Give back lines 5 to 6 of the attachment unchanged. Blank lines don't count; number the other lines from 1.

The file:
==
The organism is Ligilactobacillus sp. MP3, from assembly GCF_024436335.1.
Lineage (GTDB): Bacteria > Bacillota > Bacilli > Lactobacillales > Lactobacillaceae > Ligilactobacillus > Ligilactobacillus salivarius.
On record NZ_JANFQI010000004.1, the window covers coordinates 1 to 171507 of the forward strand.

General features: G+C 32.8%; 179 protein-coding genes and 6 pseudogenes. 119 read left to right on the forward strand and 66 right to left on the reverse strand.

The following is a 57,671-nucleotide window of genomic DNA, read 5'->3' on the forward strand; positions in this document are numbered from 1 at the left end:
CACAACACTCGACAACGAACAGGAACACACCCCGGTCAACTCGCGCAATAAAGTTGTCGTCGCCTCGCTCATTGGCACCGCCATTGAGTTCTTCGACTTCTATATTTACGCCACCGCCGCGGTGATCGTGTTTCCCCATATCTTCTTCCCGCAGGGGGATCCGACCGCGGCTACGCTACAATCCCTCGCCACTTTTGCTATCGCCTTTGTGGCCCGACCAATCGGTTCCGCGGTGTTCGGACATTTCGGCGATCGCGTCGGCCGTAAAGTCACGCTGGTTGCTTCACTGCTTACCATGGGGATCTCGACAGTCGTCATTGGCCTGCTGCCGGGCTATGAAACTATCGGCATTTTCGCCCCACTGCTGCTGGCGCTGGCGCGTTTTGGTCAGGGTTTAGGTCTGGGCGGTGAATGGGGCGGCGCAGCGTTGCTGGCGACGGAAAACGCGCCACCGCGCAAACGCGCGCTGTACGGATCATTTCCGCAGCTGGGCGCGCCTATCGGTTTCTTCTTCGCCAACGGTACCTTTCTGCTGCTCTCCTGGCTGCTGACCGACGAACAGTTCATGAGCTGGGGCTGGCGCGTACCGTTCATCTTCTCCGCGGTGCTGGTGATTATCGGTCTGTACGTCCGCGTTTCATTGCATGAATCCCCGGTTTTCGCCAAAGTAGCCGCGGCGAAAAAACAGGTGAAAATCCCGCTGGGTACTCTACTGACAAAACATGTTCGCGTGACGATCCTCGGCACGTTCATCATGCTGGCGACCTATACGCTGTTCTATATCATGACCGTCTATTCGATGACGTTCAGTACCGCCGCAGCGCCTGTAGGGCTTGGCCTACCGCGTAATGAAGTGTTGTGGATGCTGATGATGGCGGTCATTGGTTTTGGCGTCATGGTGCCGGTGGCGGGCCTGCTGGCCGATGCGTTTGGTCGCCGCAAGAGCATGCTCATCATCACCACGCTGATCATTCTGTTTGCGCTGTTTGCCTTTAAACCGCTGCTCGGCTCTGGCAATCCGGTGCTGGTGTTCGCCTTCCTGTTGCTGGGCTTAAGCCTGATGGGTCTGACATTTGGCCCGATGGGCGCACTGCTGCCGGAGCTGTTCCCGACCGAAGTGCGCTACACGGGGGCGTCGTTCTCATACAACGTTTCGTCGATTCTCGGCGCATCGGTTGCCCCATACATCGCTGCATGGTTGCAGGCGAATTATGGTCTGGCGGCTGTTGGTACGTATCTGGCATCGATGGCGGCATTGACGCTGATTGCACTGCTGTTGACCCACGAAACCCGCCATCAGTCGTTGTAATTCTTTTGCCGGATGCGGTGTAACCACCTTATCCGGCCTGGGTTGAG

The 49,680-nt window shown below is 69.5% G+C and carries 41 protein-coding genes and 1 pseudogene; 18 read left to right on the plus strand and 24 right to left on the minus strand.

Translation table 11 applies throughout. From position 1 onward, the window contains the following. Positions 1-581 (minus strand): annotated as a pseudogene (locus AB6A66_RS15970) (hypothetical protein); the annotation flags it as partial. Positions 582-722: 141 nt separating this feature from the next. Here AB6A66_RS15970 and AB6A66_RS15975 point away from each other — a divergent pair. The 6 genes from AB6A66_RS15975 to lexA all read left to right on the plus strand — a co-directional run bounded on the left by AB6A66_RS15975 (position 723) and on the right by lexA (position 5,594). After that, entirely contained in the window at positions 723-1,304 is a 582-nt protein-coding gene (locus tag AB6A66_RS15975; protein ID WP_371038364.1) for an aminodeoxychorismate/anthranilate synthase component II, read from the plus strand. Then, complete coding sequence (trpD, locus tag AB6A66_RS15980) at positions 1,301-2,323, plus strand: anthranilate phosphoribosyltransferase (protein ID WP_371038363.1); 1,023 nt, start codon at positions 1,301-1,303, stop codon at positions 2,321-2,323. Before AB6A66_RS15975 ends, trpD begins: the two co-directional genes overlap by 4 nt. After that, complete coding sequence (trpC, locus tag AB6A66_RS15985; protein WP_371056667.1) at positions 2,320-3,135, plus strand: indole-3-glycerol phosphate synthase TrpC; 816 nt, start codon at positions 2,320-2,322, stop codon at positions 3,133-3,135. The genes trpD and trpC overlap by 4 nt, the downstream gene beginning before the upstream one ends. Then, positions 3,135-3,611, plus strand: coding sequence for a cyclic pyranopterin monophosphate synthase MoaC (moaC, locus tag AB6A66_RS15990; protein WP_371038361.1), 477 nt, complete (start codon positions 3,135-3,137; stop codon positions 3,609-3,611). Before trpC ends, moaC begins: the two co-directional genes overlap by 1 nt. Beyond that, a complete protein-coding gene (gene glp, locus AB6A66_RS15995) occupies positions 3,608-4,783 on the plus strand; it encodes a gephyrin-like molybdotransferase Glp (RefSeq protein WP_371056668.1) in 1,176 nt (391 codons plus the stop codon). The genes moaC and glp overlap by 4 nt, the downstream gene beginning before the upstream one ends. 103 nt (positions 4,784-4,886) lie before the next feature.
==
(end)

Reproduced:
The following is a 57,671-nucleotide window of genomic DNA, read 5'->3' on the forward strand; positions in this document are numbered from 1 at the left end:
CACAACACTCGACAACGAACAGGAACACACCCCGGTCAACTCGCGCAATAAAGTTGTCGTCGCCTCGCTCATTGGCACCGCCATTGAGTTCTTCGACTTCTATATTTACGCCACCGCCGCGGTGATCGTGTTTCCCCATATCTTCTTCCCGCAGGGGGATCCGACCGCGGCTACGCTACAATCCCTCGCCACTTTTGCTATCGCCTTTGTGGCCCGACCAATCGGTTCCGCGGTGTTCGGACATTTCGGCGATCGCGTCGGCCGTAAAGTCACGCTGGTTGCTTCACTGCTTACCATGGGGATCTCGACAGTCGTCATTGGCCTGCTGCCGGGCTATGAAACTATCGGCATTTTCGCCCCACTGCTGCTGGCGCTGGCGCGTTTTGGTCAGGGTTTAGGTCTGGGCGGTGAATGGGGCGGCGCAGCGTTGCTGGCGACGGAAAACGCGCCACCGCGCAAACGCGCGCTGTACGGATCATTTCCGCAGCTGGGCGCGCCTATCGGTTTCTTCTTCGCCAACGGTACCTTTCTGCTGCTCTCCTGGCTGCTGACCGACGAACAGTTCATGAGCTGGGGCTGGCGCGTACCGTTCATCTTCTCCGCGGTGCTGGTGATTATCGGTCTGTACGTCCGCGTTTCATTGCATGAATCCCCGGTTTTCGCCAAAGTAGCCGCGGCGAAAAAACAGGTGAAAATCCCGCTGGGTACTCTACTGACAAAACATGTTCGCGTGACGATCCTCGGCACGTTCATCATGCTGGCGACCTATACGCTGTTCTATATCATGACCGTCTATTCGATGACGTTCAGTACCGCCGCAGCGCCTGTAGGGCTTGGCCTACCGCGTAATGAAGTGTTGTGGATGCTGATGATGGCGGTCATTGGTTTTGGCGTCATGGTGCCGGTGGCGGGCCTGCTGGCCGATGCGTTTGGTCGCCGCAAGAGCATGCTCATCATCACCACGCTGATCATTCTGTTTGCGCTGTTTGCCTTTAAACCGCTGCTCGGCTCTGGCAATCCGGTGCTGGTGTTCGCCTTCCTGTTGCTGGGCTTAAGCCTGATGGGTCTGACATTTGGCCCGATGGGCGCACTGCTGCCGGAGCTGTTCCCGACCGAAGTGCGCTACACGGGGGCGTCGTTCTCATACAACGTTTCGTCGATTCTCGGCGCATCGGTTGCCCCATACATCGCTGCATGGTTGCAGGCGAATTATGGTCTGGCGGCTGTTGGTACGTATCTGGCATCGATGGCGGCATTGACGCTGATTGCACTGCTGTTGACCCACGAAACCCGCCATCAGTCGTTGTAATTCTTTTGCCGGATGCGGTGTAACCACCTTATCCGGCCTGGGTTGAG